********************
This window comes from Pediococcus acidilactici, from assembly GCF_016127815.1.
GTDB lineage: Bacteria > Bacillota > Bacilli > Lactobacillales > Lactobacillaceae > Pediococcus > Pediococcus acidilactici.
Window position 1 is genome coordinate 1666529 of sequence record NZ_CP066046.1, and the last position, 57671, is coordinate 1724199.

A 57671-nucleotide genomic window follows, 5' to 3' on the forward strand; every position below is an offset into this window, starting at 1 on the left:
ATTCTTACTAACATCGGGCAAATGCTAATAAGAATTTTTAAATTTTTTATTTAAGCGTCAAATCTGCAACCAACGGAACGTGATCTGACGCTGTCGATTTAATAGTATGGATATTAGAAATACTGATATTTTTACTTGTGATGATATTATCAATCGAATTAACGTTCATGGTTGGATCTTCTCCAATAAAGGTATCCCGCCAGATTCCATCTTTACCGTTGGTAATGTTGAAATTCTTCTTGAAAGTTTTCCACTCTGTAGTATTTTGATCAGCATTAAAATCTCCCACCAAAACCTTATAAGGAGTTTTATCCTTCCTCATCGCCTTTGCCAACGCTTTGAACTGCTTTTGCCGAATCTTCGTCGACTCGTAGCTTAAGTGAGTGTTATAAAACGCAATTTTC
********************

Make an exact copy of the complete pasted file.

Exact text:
This window comes from Pediococcus acidilactici, from assembly GCF_016127815.1.
GTDB lineage: Bacteria > Bacillota > Bacilli > Lactobacillales > Lactobacillaceae > Pediococcus > Pediococcus acidilactici.
Window position 1 is genome coordinate 1666529 of sequence record NZ_CP066046.1, and the last position, 57671, is coordinate 1724199.

A 57671-nucleotide genomic window follows, 5' to 3' on the forward strand; every position below is an offset into this window, starting at 1 on the left:
ATTCTTACTAACATCGGGCAAATGCTAATAAGAATTTTTAAATTTTTTATTTAAGCGTCAAATCTGCAACCAACGGAACGTGATCTGACGCTGTCGATTTAATAGTATGGATATTAGAAATACTGATATTTTTACTTGTGATGATATTATCAATCGAATTAACGTTCATGGTTGGATCTTCTCCAATAAAGGTATCCCGCCAGATTCCATCTTTACCGTTGGTAATGTTGAAATTCTTCTTGAAAGTTTTCCACTCTGTAGTATTTTGATCAGCATTAAAATCTCCCACCAAAACCTTATAAGGAGTTTTATCCTTCCTCATCGCCTTTGCCAACGCTTTGAACTGCTTTTGCCGAATCTTCGTCGACTCGTAGCTTAAGTGAGTGTTATAAAACGCAATTTTC